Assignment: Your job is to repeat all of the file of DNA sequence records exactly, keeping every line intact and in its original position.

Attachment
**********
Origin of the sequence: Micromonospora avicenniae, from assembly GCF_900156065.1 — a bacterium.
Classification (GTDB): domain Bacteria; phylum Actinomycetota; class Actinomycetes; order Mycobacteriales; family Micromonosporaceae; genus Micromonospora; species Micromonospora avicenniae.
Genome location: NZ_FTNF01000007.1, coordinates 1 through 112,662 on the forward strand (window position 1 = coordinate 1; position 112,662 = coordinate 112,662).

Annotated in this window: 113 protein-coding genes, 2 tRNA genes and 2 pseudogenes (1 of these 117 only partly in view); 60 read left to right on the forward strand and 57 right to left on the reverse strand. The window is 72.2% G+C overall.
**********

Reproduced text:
Origin of the sequence: Micromonospora avicenniae, from assembly GCF_900156065.1 — a bacterium.
Classification (GTDB): domain Bacteria; phylum Actinomycetota; class Actinomycetes; order Mycobacteriales; family Micromonosporaceae; genus Micromonospora; species Micromonospora avicenniae.
Genome location: NZ_FTNF01000007.1, coordinates 1 through 112,662 on the forward strand (window position 1 = coordinate 1; position 112,662 = coordinate 112,662).

Annotated in this window: 113 protein-coding genes, 2 tRNA genes and 2 pseudogenes (1 of these 117 only partly in view); 60 read left to right on the forward strand and 57 right to left on the reverse strand. The window is 72.2% G+C overall.